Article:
This study attempts: (1) to verify that serum antimuscarinic activity is related to clozapine dose, and more importantly to clozapine plasma concentrations; (2) to explore whether norclozapine has serum antimuscarinic activity; (3) to explore whether antimuscarinic activity is related to clozapine side effects; and (4) to compare the serum antimuscarinic activities of clozapine with those of antiparkinsonian drugs and other antipsychotics.
In 39 patients participating in a double-blind clozapine study, the [3H]QNB assay was used to measure serum antimuscarinic activity: (1) on baseline medications; (2) after a 4-week haloperidol trial; (3) after a 16-week clozapine trial of either 100, 300, or 600 mg/d; and (4) after 1 or 2 consecutive 16-week clozapine trials with remaining doses in nonresponders.
Clozapine levels predicted serum antimuscarinic activity better than clozapine dose. At the end of the 1st clozapine trial, the correlation with the levels explained 69% of the variance of serum antimuscarinic activity (r = 0.83, P < 0.001, N = 34). Clozapine levels were good predictors of serum antimuscarinic activity only in patients taking 300 or 600 mg/d. After correcting for clozapine levels, the within-subject correlation between norclozapine levels and serum antimuscarinic activity was relatively high and significant (r = 0.54, F = 26.7, df = 1.65, P < 0.001). Constipation was significantly associated with higher serum antimuscarinic activity during the 1st clozapine trial. Clozapine was associated with clearly higher antimuscarinic activity than other antipsychotics or low doses of antiparkinsonians. In vitro studies and new clinical studies are needed to verify whether norclozapine may significantly contribute to antimuscarinic activity during clozapine treatment.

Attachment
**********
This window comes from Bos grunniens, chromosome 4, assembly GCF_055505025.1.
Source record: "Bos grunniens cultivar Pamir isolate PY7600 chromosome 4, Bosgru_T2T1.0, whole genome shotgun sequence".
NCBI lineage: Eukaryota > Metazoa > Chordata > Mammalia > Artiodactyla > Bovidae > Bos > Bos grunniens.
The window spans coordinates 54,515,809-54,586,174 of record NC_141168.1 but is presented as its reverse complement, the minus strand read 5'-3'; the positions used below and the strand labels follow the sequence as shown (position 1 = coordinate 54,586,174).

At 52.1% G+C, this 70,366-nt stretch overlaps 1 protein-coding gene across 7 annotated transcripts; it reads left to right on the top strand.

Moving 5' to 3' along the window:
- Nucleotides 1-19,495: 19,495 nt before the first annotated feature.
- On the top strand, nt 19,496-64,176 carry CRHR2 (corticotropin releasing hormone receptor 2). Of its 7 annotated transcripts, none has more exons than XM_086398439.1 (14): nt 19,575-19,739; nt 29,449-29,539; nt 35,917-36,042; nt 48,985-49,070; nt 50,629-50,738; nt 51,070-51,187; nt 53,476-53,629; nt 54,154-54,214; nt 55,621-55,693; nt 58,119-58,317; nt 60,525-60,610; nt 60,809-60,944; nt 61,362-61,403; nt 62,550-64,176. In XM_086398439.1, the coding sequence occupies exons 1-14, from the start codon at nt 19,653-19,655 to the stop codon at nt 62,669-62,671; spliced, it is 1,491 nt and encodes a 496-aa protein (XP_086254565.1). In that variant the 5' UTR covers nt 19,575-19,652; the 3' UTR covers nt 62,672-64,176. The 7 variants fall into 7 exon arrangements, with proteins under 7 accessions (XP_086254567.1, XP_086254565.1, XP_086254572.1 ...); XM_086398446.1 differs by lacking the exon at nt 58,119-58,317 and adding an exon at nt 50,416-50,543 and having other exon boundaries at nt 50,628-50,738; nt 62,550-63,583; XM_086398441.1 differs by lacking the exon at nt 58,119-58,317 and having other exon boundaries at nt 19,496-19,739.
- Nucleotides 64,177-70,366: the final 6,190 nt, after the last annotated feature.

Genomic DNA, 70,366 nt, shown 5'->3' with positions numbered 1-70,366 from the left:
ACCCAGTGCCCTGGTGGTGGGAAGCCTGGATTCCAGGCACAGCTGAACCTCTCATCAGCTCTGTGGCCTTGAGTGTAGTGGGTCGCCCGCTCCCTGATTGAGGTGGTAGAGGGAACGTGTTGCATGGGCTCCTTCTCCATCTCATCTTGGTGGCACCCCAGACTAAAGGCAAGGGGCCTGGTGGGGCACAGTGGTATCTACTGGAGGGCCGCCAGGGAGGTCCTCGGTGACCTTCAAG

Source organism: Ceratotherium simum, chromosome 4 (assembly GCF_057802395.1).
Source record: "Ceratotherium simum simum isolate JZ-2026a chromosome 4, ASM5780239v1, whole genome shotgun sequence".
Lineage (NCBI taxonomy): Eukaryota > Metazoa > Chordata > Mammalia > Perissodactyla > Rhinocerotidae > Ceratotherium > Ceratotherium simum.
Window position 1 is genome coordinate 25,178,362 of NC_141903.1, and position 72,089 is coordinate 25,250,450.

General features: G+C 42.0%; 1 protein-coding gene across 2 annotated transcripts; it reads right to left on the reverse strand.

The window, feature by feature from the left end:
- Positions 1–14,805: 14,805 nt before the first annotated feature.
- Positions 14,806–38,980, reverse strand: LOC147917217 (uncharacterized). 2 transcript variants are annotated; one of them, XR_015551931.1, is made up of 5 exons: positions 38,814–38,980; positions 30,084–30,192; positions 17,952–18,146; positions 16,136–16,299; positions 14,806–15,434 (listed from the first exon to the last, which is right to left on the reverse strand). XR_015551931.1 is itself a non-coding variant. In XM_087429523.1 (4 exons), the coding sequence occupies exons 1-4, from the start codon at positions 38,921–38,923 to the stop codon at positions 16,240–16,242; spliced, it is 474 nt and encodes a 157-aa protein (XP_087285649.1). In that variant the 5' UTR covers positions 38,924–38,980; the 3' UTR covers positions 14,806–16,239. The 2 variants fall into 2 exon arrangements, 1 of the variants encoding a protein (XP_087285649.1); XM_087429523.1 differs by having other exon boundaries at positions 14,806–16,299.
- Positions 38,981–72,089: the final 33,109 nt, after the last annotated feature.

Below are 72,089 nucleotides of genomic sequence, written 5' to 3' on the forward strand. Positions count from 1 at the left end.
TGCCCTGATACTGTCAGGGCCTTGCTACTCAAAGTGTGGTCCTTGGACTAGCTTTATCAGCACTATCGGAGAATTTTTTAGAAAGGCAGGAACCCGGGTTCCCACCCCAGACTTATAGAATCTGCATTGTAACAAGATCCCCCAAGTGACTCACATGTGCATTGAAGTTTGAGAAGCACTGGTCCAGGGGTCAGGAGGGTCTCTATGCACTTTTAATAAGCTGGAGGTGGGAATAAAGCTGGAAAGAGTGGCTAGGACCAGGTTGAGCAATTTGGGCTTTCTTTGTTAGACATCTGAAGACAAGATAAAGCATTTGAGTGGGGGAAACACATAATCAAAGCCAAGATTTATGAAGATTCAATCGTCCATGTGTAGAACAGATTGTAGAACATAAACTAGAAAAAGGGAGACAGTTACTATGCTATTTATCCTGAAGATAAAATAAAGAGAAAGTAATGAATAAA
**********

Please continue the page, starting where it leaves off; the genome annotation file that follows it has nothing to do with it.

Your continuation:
*Mental Health Research Center, Eastern State Hospital, Lexington, KY;
†Department of Statistics, Universidad Nacional, Medellin;
‡Nathan Kline Institute, Orangeburg, NY;
§New York University School of Medicine, New York, NY;
∥Department of Psychiatry and Behavioral Sciences, Keck School of Medicine, University of Southern California, Los Angeles, CA;
¶The Arthur P. Noyes Research Foundation, Norristown, PA and the Department of Psychiatry, University of Pennsylvania Medical School, Philadelphia, PA.
Received May 13, 2002; accepted after revision November 20, 2002.
Address correspondence and reprint requests to Jose de Leon, MD, Mental Health Research Center, Eastern State Hospital, 627 West Fourth Street, Lexington, KY 40508. E-mail: email@example.com.